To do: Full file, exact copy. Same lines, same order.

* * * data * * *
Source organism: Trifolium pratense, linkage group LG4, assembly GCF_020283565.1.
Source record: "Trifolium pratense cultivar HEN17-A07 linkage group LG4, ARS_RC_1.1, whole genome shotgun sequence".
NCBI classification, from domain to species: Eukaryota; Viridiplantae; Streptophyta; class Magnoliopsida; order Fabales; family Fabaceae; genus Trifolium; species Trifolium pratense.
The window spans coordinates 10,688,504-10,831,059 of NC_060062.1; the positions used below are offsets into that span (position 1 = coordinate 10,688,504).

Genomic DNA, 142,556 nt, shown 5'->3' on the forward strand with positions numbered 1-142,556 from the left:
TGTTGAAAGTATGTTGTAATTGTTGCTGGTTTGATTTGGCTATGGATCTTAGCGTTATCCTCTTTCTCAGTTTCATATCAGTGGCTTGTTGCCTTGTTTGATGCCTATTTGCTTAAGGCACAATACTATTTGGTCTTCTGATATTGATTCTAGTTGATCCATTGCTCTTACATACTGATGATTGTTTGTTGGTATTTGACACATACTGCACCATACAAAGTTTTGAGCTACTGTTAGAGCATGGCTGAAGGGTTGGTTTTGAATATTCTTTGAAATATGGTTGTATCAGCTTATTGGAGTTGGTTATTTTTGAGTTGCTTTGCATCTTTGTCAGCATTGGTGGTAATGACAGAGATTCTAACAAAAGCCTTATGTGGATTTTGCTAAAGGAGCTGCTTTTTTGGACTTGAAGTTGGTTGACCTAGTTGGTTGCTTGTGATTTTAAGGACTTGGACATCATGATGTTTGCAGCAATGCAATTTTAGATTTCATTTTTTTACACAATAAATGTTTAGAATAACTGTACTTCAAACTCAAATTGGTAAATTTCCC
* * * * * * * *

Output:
Source organism: Trifolium pratense, linkage group LG4, assembly GCF_020283565.1.
Source record: "Trifolium pratense cultivar HEN17-A07 linkage group LG4, ARS_RC_1.1, whole genome shotgun sequence".
NCBI classification, from domain to species: Eukaryota; Viridiplantae; Streptophyta; class Magnoliopsida; order Fabales; family Fabaceae; genus Trifolium; species Trifolium pratense.
The window spans coordinates 10,688,504-10,831,059 of NC_060062.1; the positions used below are offsets into that span (position 1 = coordinate 10,688,504).

Genomic DNA, 142,556 nt, shown 5'->3' on the forward strand with positions numbered 1-142,556 from the left:
TGTTGAAAGTATGTTGTAATTGTTGCTGGTTTGATTTGGCTATGGATCTTAGCGTTATCCTCTTTCTCAGTTTCATATCAGTGGCTTGTTGCCTTGTTTGATGCCTATTTGCTTAAGGCACAATACTATTTGGTCTTCTGATATTGATTCTAGTTGATCCATTGCTCTTACATACTGATGATTGTTTGTTGGTATTTGACACATACTGCACCATACAAAGTTTTGAGCTACTGTTAGAGCATGGCTGAAGGGTTGGTTTTGAATATTCTTTGAAATATGGTTGTATCAGCTTATTGGAGTTGGTTATTTTTGAGTTGCTTTGCATCTTTGTCAGCATTGGTGGTAATGACAGAGATTCTAACAAAAGCCTTATGTGGATTTTGCTAAAGGAGCTGCTTTTTTGGACTTGAAGTTGGTTGACCTAGTTGGTTGCTTGTGATTTTAAGGACTTGGACATCATGATGTTTGCAGCAATGCAATTTTAGATTTCATTTTTTTACACAATAAATGTTTAGAATAACTGTACTTCAAACTCAAATTGGTAAATTTCCC